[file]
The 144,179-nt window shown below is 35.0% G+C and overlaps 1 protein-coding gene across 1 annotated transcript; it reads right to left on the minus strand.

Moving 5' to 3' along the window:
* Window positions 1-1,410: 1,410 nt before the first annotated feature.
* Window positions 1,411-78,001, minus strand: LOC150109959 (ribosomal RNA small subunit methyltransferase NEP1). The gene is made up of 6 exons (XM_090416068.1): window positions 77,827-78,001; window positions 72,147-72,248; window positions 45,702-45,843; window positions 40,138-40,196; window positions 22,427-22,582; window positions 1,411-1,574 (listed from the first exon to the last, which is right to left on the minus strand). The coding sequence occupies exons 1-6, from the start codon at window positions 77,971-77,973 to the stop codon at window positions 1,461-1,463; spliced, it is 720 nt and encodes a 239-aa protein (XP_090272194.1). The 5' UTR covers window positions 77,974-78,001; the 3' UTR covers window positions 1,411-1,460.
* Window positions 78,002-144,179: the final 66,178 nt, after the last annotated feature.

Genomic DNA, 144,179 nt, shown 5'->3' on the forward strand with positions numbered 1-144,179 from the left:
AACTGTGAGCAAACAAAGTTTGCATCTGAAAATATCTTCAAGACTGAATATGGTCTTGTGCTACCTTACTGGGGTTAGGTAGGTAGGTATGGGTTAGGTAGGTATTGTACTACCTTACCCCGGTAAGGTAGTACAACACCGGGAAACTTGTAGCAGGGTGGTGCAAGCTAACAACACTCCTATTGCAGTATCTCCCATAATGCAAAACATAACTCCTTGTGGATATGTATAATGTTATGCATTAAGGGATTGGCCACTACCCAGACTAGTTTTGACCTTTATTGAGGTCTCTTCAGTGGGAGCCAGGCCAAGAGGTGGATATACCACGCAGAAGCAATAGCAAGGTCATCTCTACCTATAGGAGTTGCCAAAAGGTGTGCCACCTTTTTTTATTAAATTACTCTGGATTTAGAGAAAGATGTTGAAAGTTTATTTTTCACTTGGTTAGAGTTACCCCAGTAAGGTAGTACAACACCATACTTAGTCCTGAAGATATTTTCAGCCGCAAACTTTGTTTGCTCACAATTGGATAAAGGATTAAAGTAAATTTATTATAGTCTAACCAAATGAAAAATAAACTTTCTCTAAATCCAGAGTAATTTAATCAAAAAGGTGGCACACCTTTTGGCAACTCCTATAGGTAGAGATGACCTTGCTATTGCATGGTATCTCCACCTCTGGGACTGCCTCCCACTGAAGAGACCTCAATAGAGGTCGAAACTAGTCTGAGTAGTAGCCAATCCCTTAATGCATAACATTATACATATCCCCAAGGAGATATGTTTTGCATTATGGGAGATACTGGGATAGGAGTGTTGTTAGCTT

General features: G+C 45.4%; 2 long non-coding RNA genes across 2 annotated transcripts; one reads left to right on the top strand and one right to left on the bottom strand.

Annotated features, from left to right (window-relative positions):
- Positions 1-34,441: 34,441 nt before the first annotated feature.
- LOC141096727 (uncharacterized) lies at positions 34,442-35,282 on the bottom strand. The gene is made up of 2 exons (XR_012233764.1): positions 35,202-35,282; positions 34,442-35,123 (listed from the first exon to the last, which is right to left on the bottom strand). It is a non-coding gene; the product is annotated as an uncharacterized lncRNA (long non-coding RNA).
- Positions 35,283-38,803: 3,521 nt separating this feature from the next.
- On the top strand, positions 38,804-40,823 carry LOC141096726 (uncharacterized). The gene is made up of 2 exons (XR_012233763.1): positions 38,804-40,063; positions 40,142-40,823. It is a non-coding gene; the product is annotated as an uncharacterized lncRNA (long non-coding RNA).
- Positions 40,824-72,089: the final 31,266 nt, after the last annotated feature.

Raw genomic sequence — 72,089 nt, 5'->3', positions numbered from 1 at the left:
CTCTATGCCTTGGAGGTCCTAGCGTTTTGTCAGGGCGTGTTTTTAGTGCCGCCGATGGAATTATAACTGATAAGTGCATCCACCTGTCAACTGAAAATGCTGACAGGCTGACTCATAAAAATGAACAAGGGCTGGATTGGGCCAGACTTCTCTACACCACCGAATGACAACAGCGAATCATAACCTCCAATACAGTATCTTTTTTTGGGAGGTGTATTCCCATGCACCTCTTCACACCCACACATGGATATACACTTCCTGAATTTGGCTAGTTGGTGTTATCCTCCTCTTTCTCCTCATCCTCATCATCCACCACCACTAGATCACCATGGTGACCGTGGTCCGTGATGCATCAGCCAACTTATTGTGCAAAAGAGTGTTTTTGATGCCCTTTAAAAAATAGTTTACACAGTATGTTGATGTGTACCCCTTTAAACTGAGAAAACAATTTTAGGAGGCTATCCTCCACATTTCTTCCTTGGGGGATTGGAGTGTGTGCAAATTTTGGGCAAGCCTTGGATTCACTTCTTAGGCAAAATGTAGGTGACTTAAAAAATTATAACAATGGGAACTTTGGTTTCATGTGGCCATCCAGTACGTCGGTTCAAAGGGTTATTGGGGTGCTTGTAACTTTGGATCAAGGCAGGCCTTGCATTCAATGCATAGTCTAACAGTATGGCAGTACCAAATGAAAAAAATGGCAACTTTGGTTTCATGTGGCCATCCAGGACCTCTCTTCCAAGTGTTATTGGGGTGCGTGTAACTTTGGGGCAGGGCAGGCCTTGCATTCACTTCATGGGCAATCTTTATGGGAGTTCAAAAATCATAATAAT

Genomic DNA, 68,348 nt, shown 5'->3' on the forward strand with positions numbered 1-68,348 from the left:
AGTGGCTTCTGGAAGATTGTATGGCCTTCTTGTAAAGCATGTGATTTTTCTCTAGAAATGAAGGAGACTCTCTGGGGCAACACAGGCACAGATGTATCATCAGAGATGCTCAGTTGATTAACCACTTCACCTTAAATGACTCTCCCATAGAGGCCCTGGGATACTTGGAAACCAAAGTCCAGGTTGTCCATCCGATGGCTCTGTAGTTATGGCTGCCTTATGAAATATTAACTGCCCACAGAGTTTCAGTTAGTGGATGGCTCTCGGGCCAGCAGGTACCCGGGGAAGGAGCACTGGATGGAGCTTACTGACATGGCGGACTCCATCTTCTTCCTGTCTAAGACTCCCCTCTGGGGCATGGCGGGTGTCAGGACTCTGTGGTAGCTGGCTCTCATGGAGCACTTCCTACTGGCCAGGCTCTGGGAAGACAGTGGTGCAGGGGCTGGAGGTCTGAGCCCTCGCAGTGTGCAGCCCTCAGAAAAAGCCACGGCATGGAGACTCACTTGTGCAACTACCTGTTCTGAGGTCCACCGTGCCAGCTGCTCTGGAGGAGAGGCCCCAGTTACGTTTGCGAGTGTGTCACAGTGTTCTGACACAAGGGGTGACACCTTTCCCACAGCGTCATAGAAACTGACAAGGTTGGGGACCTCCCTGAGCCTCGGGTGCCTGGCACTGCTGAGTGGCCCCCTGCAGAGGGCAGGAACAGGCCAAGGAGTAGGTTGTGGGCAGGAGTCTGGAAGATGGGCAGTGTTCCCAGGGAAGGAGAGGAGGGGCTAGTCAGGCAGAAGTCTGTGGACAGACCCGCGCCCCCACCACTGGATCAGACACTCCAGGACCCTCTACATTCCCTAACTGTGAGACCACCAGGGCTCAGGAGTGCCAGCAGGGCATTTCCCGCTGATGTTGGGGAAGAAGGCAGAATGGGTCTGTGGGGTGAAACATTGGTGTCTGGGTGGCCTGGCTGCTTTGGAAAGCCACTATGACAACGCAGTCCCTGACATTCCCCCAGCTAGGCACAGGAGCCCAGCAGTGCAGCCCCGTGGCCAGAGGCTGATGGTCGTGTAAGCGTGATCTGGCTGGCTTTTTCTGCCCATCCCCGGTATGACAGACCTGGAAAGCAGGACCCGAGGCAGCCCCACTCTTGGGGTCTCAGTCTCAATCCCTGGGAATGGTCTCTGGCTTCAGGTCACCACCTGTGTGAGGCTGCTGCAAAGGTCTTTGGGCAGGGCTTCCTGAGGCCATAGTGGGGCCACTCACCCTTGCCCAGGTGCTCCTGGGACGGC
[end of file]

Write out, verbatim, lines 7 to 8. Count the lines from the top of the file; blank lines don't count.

AACTGTGAGCAAACAAAGTTTGCATCTGAAAATATCTTCAAGACTGAATATGGTCTTGTGCTACCTTACTGGGGTTAGGTAGGTAGGTATGGGTTAGGTAGGTATTGTACTACCTTACCCCGGTAAGGTAGTACAACACCGGGAAACTTGTAGCAGGGTGGTGCAAGCTAACAACACTCCTATTGCAGTATCTCCCATAATGCAAAACATAACTCCTTGTGGATATGTATAATGTTATGCATTAAGGGATTGGCCACTACCCAGACTAGTTTTGACCTTTATTGAGGTCTCTTCAGTGGGAGCCAGGCCAAGAGGTGGATATACCACGCAGAAGCAATAGCAAGGTCATCTCTACCTATAGGAGTTGCCAAAAGGTGTGCCACCTTTTTTTATTAAATTACTCTGGATTTAGAGAAAGATGTTGAAAGTTTATTTTTCACTTGGTTAGAGTTACCCCAGTAAGGTAGTACAACACCATACTTAGTCCTGAAGATATTTTCAGCCGCAAACTTTGTTTGCTCACAATTGGATAAAGGATTAAAGTAAATTTATTATAGTCTAACCAAATGAAAAATAAACTTTCTCTAAATCCAGAGTAATTTAATCAAAAAGGTGGCACACCTTTTGGCAACTCCTATAGGTAGAGATGACCTTGCTATTGCATGGTATCTCCACCTCTGGGACTGCCTCCCACTGAAGAGACCTCAATAGAGGTCGAAACTAGTCTGAGTAGTAGCCAATCCCTTAATGCATAACATTATACATATCCCCAAGGAGATATGTTTTGCATTATGGGAGATACTGGGATAGGAGTGTTGTTAGCTT

General features: G+C 45.4%; 2 long non-coding RNA genes across 2 annotated transcripts; one reads left to right on the top strand and one right to left on the bottom strand.